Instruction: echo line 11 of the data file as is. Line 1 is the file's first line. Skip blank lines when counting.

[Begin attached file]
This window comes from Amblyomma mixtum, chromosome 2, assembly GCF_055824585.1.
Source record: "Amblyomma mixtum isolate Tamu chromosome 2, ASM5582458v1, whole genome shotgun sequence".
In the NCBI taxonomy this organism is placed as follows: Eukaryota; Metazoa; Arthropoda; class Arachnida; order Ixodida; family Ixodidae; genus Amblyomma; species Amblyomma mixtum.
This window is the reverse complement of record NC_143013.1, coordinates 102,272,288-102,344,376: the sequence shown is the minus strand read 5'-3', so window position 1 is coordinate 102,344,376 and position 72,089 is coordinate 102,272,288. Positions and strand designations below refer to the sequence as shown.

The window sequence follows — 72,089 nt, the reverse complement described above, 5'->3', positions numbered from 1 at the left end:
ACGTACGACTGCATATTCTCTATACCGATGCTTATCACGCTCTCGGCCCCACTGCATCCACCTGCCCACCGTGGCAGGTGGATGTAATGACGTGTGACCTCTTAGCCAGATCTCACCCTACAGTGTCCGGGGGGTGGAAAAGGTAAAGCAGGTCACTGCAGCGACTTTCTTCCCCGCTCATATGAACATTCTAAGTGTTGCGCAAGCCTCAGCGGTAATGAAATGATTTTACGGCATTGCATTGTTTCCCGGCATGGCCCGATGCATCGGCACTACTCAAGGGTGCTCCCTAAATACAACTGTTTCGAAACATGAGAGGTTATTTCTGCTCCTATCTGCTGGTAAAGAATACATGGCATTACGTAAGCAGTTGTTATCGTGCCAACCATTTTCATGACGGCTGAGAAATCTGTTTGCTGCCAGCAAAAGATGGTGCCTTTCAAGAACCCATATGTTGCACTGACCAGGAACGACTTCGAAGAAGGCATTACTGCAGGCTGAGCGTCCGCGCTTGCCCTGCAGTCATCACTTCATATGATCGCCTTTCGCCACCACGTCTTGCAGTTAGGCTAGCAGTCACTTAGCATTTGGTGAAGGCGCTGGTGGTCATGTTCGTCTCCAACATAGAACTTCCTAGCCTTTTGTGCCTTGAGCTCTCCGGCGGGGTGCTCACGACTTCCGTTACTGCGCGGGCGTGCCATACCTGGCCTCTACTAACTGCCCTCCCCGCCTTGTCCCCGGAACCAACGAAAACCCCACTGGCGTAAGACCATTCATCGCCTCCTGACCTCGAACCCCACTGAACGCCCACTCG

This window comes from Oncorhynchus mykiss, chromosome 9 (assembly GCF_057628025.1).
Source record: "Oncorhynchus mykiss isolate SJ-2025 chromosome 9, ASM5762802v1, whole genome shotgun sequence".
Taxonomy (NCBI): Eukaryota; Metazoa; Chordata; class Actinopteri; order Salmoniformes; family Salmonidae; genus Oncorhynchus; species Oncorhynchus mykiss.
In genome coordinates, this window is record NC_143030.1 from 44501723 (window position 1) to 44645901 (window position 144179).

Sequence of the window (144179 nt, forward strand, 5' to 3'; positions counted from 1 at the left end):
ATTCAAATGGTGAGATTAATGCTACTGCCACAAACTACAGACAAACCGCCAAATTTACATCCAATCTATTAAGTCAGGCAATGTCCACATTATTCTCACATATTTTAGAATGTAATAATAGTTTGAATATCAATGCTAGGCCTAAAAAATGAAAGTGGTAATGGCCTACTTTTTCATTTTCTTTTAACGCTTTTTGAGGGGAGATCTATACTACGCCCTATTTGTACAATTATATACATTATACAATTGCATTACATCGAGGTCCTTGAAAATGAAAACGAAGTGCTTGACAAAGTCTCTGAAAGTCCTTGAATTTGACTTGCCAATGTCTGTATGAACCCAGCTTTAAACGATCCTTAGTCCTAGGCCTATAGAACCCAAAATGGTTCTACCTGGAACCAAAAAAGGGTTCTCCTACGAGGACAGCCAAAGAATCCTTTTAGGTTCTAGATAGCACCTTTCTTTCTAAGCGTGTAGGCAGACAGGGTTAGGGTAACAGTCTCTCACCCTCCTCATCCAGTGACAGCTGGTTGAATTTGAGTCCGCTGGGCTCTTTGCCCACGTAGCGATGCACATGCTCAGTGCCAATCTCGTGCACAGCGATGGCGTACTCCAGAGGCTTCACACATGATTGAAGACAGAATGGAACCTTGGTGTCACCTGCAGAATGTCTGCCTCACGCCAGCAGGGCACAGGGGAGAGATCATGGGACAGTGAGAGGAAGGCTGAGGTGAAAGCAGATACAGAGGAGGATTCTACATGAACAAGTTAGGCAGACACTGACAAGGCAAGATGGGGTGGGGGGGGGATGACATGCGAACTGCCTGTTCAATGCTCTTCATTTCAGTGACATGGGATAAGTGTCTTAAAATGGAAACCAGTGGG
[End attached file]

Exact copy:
Sequence of the window (144179 nt, forward strand, 5' to 3'; positions counted from 1 at the left end):